Shooting with S-Log for color grading

S-Log: expanding horizons in cinematic beautyUnlocking the creative freedom of S-Log

Unlocking the creative freedom of S-Log

The key to true flexibility in postproduction is recording with a wide gamut and dynamic range. Shooting in S-Log provides just this kind of creative freedom. See how to pursue your vision with this versatile technique, from S-Log recording to grading.

Color grading to create the right mood

First, see for yourself how dramatically color grading can change the look of a scene.

This scene was shot in S-Log.
Log technology was originally used in digitizing movie film, after which it was adopted in digital cinematography.

S-Logs are gamma curves developed by Sony to preserve more of the information captured by image sensors. Because video shot this way will be color graded, you will set a combination of gamma curve and gamut (specifically, an S-Gamut), with broader gamuts enabling you to retain more image information.

Now that 4K video with four times the resolution of HD is increasingly common, we have finally entered an era when digital cinema can surpass the quality of film.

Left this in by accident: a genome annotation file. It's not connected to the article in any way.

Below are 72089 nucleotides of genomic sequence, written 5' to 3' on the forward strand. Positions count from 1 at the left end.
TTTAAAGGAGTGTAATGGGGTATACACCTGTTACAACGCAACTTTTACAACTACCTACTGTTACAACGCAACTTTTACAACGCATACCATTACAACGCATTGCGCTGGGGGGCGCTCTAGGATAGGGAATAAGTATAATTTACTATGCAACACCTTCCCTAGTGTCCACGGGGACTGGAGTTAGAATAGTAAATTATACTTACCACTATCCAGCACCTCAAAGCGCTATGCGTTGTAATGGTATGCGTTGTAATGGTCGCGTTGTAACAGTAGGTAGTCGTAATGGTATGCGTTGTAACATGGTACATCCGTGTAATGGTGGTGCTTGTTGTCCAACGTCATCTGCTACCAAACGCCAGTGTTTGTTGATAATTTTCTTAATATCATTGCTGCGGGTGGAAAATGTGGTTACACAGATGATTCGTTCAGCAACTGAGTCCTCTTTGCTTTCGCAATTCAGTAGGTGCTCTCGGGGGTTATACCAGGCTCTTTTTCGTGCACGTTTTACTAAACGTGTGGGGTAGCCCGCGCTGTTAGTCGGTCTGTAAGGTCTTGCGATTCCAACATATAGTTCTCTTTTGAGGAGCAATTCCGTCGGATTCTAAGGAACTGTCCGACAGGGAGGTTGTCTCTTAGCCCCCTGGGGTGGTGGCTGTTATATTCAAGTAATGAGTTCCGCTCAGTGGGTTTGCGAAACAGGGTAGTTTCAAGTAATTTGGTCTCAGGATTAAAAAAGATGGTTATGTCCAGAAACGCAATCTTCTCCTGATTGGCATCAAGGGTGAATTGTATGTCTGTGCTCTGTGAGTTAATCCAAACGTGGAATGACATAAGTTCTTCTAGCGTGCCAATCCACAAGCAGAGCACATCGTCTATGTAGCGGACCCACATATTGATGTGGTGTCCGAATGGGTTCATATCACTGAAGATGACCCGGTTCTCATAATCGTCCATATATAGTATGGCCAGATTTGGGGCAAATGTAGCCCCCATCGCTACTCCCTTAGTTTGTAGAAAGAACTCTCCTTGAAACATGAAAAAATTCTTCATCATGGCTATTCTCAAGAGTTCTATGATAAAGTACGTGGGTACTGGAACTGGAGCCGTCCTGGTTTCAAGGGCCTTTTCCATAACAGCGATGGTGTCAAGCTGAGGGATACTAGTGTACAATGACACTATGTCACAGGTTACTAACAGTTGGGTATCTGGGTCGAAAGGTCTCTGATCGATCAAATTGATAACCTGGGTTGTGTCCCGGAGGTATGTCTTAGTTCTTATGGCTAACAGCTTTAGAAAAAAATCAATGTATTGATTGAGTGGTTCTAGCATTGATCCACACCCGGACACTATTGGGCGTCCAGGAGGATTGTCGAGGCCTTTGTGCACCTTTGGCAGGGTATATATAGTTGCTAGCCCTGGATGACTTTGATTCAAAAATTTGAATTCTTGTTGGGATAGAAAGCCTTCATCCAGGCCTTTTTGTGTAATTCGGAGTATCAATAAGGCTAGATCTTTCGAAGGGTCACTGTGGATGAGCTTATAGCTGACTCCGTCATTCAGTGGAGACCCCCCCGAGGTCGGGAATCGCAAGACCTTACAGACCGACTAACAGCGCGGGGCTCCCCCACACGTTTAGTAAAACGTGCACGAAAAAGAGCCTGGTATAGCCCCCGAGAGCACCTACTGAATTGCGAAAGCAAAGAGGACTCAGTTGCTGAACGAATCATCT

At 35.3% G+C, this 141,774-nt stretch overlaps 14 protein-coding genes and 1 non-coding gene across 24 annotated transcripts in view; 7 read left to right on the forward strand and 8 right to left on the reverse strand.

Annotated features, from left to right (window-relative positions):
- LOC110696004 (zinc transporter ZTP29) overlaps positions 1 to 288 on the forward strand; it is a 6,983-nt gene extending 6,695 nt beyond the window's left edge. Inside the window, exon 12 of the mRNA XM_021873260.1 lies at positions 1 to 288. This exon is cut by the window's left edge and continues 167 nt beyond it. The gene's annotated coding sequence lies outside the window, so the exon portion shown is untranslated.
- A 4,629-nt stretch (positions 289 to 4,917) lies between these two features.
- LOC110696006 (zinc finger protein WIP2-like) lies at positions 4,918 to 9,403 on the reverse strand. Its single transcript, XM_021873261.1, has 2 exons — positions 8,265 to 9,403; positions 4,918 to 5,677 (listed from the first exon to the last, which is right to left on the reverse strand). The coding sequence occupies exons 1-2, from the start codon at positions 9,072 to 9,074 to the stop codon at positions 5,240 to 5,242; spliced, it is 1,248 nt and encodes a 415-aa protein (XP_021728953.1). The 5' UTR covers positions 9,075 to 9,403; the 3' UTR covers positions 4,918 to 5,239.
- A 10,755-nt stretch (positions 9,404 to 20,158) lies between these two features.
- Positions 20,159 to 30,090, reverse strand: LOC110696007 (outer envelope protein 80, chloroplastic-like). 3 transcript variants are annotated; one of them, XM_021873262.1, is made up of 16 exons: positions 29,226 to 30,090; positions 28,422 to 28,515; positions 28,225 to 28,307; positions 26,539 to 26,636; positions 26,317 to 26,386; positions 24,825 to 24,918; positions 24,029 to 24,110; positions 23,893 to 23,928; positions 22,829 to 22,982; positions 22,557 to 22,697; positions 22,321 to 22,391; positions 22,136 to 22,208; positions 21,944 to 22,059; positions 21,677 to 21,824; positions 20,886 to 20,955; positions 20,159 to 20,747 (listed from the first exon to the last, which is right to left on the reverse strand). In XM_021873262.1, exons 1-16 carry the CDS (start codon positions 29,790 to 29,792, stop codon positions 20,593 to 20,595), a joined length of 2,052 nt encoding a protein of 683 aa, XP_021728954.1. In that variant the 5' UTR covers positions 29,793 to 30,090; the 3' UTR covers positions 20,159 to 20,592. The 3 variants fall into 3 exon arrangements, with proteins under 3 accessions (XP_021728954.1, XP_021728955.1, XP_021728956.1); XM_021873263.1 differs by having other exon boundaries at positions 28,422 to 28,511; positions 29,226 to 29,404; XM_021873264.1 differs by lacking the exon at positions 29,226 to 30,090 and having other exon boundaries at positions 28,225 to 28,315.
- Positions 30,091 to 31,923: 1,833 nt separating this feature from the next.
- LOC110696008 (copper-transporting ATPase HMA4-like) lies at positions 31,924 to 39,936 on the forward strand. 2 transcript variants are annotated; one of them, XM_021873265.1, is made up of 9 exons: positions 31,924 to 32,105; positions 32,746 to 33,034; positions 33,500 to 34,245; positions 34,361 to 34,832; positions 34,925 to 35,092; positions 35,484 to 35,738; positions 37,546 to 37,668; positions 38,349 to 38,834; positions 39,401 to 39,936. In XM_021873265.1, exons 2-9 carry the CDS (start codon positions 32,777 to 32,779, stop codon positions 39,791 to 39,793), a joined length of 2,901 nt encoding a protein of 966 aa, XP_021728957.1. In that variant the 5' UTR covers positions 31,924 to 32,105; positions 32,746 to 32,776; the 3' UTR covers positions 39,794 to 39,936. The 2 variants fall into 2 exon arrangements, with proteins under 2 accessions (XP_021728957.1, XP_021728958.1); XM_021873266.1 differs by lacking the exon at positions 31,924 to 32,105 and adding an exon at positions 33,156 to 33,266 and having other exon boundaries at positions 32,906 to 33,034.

The many advantages of shooting in S-Log

Shoot with a combination of S-Log and S-Gamut, and your material can retain a wider color gamut, dynamic range, and tonal range than with traditional techniques. This image information provides exceptional flexibility in color grading, as you give scenes the look you envisioned.

Even subjects that otherwise tend to look under or overexposed are captured with gradation intact in S-Log footage and can be edited to bring them closer to the original image. Being able to produce richly nuanced scenes from material that was once challenging—backlit scenes, people in bright sunlight, or scenes with clouds or the sky—is a decisive advantage of shooting in S-Log.

* Backlit scene shot conventionally
* Same scene shot in S-Log
Page top